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Taking your writing further
Sarah Scotcher is an editor at Rowanvale Books, an independent publishing firm in Wales that specialises in new authors. She offers 6 tips for people who are exploring publishing options.
1. Join a writers’ group in your area
Writers' groups can help you to meet new people, and potentially good friends and contacts, and it never hurts to get a bit of objective advice.
You will improve your critiquing skills by discussing others’ work, which you can then apply to your own writing.
You also may gain valuable nuggets of information that extend further than ‘writing’ itself – groups often discuss publishing as an industry, e-books, bookshops, agents and courses.
Writers’ groups often have speakers, which provide excellent networking opportunities with authors, editors, publishers and agents. The same goes for conferences, and to some extent webinars.
2. Follow and write blogs
If you are serious about approaching publishing houses, a Writer’s Market guide will help.
There are countless sources of information and advice out there. Many publishers, agents and authors post blogs regularly, and there’s no reason why these shouldn’t improve both your writing quality and your knowledge of the industry.
Feel free to get involved and post comments, since bloggers and other followers often provide extra information when requested.
Blogging is also a great way to extend your own writing, and marketing, and to explore your writing style. It can be handy to ask your friends to check out your blog posts and tell you their thoughts – and it can be less pressured than laying bare your more serious writing.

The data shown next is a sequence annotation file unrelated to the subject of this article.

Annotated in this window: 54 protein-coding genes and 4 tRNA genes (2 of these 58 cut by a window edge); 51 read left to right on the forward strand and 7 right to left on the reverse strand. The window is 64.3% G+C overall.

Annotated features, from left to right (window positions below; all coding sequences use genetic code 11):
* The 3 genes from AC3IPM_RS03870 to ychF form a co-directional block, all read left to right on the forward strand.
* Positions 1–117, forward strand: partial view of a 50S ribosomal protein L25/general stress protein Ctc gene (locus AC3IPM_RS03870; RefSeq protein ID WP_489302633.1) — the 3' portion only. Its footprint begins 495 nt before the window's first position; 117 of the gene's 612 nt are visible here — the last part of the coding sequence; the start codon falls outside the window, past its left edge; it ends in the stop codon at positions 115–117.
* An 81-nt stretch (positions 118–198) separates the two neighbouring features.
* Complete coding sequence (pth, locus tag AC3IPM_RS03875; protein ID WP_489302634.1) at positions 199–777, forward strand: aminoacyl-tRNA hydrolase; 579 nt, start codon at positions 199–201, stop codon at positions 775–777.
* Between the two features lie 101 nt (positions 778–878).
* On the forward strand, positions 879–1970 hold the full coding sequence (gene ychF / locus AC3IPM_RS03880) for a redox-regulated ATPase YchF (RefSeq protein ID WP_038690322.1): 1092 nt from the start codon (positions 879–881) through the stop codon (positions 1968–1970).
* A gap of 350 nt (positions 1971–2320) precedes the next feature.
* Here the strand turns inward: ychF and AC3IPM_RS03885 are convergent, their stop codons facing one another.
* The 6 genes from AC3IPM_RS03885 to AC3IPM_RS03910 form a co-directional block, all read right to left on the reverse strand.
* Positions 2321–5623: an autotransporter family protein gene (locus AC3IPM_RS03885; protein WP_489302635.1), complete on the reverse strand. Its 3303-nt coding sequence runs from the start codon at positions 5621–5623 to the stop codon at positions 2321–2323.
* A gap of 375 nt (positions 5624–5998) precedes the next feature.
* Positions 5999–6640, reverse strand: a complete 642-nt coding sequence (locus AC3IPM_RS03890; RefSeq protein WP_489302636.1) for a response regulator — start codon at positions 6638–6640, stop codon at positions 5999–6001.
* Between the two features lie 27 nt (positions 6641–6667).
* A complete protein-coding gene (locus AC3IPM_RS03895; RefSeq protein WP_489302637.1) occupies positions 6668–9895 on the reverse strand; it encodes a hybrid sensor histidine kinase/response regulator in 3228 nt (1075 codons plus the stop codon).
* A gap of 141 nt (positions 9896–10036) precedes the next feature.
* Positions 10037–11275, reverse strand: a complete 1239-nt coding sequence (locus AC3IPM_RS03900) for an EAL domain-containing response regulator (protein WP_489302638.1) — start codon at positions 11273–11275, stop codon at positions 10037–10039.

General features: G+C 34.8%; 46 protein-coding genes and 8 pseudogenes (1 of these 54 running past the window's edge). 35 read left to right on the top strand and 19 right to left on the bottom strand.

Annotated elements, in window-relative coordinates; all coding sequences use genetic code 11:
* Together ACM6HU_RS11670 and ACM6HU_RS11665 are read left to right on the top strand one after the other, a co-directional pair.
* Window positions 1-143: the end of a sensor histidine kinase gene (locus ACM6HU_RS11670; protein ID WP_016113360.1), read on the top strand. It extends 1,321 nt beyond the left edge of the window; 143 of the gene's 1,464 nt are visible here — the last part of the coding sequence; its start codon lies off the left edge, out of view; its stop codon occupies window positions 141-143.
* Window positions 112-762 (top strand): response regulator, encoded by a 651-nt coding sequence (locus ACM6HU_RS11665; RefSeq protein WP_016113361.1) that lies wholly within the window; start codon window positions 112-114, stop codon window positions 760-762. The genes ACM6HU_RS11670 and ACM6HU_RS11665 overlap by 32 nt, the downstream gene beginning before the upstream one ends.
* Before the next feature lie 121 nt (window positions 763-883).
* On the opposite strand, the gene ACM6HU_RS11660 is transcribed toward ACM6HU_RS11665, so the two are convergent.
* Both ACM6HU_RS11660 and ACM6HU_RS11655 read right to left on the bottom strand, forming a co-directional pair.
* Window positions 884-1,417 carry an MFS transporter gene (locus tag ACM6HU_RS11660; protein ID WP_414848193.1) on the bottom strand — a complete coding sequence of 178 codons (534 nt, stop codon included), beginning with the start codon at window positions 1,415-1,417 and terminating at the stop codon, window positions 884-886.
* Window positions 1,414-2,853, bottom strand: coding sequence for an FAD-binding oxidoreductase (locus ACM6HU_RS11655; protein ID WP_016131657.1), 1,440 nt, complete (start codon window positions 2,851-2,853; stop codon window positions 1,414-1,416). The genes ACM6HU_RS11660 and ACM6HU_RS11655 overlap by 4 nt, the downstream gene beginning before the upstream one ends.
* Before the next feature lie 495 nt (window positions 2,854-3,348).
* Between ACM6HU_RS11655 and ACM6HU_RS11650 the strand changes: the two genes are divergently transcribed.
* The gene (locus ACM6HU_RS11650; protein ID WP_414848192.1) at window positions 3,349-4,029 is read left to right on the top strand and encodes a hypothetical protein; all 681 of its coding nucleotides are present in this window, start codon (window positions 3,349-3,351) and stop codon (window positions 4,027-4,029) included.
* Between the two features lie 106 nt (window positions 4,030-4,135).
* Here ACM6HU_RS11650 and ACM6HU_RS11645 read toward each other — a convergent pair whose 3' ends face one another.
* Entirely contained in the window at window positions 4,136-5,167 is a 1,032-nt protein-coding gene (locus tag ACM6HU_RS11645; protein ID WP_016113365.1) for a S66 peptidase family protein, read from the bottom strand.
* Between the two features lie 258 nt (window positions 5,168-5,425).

3. Think about why you are writing
There is nothing wrong with writing stories, books or poems as a hobby, and many people enjoy it as precisely that. If you want to take it further, however, it is worth considering how far you are willing to go.
There are options to publish your writing, but it can be a tricky industry and it often requires hard work and commitment. Above all, remain open-minded and realistic.
4. Buy a guide to literary agents
It can be futile to approach publishing houses without an agent, since publishers often do not consider or review unsolicited submissions.
Consider what a particular party’s agenda might be, and if this fits in with your own intentions.
Guides available on literary agents can be great resources when putting together a proposal. The most well-regarded of these is the Writers’ and Artists’ Yearbook, which is updated annually. It provides contacts for agencies, detailing things such as their terms of trade and international operations.
If you are serious about approaching publishing houses, a writer’s market guide will help you find publishers and publishing opportunities.
Concentrate on your own writing and development – even the best proposal in the world needs a great quality text.
5. Educate yourself on publishing options
You’re likely to have heard that traditional publishing houses are pretty impenetrable, that ‘vanity’ publishers can be questionable and that self-publishing companies have a certain stigma.
I would not necessarily disagree with these points, but bear in mind that things are changing very quickly.
Major publishing houses are merging with self-publishers, or developing their own imprints, and some well-established authors are now even providing self-publishing services for others.
We all know that e-books and technology are changing the face of things, and it can all get confusing – but it is important to do your homework.
It is sometimes difficult to know who to trust, so do consider what a particular party’s agenda might be, and whether this agenda fits in with your own intentions and aspirations.
6. Have the right attitude to writing
Stay positive, accept criticism, be confident in yourself and your abilities… sound familiar?
It’s frustrating to hear, time and again, but it’s also largely true. If you have come to the conclusion that you want to write for a living rather than just for fun, then you must accept that it won’t be easy.
Increasing numbers of writers are testing the waters with their self-published material, and some lucky ones are succeeding, but the majority are likely to struggle.
There is no shame in trying and ultimately bowing out. But if you do genuinely believe you can make it, then you’ll need to be prepared to put in a lot of hard work, time and energy.
Take advice and criticism wherever and whenever you can, keep writing and try to remember why you started.
For more tips for writers, visit the Rowanvale Books blog.